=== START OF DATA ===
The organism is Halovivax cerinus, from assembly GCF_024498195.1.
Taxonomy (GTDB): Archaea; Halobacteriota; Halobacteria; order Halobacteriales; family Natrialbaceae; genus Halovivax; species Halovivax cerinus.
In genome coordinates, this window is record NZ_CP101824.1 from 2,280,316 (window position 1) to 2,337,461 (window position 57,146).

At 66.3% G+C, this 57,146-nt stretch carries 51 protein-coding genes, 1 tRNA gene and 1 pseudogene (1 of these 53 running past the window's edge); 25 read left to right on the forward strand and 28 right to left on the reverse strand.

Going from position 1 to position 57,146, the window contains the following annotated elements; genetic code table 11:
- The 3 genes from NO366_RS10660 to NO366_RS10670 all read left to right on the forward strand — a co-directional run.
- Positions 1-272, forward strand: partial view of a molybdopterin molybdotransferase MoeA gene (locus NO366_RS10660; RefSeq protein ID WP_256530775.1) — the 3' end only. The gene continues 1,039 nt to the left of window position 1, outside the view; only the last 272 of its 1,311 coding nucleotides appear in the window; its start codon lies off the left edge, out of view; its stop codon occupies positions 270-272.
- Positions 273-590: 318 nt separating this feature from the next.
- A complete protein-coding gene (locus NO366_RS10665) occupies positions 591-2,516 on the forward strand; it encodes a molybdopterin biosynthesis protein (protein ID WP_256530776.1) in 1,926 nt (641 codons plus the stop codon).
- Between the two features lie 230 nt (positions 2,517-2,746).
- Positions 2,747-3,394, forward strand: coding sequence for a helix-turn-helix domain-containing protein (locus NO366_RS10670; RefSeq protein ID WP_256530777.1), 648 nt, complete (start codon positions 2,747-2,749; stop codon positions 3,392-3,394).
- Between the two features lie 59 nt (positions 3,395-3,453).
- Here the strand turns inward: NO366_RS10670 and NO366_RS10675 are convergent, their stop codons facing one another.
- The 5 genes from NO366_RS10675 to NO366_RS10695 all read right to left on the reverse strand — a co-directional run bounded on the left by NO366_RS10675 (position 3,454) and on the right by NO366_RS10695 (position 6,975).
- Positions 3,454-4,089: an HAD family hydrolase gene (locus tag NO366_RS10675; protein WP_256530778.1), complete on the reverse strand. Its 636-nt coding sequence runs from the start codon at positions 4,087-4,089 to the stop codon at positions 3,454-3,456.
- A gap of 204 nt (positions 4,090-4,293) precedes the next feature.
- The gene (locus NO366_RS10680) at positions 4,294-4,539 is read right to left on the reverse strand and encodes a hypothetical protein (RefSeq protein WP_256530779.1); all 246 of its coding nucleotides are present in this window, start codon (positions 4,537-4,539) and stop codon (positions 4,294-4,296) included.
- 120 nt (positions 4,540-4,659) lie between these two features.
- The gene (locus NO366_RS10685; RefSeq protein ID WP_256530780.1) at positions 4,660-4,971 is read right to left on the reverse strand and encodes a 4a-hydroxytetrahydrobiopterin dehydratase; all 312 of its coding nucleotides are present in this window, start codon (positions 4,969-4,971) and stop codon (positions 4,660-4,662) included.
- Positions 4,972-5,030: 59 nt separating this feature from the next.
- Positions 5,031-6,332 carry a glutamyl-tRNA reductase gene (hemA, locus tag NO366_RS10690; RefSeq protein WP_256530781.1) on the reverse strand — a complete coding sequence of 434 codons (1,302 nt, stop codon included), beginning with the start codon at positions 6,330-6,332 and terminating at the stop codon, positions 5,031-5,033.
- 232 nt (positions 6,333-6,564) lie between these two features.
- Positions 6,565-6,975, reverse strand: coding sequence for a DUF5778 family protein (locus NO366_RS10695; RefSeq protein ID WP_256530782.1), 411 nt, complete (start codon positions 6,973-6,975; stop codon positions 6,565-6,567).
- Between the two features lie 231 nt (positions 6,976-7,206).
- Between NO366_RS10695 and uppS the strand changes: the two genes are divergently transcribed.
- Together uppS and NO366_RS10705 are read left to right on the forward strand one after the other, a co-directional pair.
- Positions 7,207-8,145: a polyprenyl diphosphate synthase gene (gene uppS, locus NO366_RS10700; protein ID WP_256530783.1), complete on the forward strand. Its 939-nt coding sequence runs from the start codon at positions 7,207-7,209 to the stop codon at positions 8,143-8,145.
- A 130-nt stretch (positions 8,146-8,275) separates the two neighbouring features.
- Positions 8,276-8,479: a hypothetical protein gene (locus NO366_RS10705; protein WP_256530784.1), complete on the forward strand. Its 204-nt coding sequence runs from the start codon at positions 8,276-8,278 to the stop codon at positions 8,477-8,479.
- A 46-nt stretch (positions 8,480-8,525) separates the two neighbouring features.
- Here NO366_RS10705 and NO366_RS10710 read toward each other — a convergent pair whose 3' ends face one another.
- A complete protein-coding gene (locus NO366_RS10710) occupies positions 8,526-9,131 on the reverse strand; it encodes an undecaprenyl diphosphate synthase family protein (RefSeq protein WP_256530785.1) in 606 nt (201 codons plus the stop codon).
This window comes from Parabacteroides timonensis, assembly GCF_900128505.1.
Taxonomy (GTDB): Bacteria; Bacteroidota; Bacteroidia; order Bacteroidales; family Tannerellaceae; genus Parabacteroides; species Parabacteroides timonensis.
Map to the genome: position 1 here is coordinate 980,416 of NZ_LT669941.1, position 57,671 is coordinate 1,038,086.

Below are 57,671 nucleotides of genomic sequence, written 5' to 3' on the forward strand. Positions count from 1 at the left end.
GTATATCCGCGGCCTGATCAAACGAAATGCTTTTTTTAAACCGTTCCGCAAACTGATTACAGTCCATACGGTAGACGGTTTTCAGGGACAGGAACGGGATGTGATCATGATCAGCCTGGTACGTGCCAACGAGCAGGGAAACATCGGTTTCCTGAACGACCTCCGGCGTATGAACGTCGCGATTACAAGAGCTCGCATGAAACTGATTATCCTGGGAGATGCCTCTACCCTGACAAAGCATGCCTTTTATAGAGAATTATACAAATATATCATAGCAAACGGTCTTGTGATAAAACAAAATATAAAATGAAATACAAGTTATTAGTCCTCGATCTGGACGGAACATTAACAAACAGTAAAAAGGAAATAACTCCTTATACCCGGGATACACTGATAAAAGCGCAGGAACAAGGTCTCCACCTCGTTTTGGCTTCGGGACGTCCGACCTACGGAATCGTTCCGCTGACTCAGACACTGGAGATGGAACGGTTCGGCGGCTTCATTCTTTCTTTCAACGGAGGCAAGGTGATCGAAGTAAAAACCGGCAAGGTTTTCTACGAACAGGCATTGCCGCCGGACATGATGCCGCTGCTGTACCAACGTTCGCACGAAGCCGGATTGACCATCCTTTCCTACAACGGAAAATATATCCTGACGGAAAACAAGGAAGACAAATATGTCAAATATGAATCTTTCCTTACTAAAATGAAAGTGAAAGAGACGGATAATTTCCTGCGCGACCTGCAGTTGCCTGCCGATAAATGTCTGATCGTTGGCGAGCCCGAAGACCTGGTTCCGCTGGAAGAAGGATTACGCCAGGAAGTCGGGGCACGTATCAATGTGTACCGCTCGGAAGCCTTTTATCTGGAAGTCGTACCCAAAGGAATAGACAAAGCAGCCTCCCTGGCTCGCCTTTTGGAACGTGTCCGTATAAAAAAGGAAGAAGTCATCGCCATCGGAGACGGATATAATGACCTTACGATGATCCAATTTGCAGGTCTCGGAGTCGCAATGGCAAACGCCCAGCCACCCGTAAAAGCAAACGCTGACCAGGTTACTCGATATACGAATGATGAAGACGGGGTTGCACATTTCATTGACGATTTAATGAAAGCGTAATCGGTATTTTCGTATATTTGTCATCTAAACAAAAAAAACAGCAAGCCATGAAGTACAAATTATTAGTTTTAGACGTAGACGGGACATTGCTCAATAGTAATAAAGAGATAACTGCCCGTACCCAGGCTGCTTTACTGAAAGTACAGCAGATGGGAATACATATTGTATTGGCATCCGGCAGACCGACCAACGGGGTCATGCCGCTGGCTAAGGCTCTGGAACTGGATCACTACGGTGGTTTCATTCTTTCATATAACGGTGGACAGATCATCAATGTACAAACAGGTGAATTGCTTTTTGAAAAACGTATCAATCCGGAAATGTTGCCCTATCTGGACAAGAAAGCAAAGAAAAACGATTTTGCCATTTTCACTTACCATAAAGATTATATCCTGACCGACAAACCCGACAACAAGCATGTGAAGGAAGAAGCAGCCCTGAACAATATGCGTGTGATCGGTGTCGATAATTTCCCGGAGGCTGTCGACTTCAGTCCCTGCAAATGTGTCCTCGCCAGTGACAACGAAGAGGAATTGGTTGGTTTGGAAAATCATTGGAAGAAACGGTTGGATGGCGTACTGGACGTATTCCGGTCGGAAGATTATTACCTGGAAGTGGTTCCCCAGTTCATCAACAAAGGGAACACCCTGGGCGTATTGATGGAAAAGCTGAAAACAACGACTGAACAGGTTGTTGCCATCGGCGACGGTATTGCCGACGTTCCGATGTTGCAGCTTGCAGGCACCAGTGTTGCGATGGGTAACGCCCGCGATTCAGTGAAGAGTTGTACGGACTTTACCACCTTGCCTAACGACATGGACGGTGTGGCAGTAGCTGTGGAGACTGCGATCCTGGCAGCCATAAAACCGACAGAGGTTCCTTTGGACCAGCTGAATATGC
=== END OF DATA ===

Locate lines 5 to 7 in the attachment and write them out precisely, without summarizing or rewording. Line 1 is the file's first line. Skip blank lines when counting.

Going from position 1 to position 57,146, the window contains the following annotated elements; genetic code table 11:
- The 3 genes from NO366_RS10660 to NO366_RS10670 all read left to right on the forward strand — a co-directional run.
- Positions 1-272, forward strand: partial view of a molybdopterin molybdotransferase MoeA gene (locus NO366_RS10660; RefSeq protein ID WP_256530775.1) — the 3' end only. The gene continues 1,039 nt to the left of window position 1, outside the view; only the last 272 of its 1,311 coding nucleotides appear in the window; its start codon lies off the left edge, out of view; its stop codon occupies positions 270-272.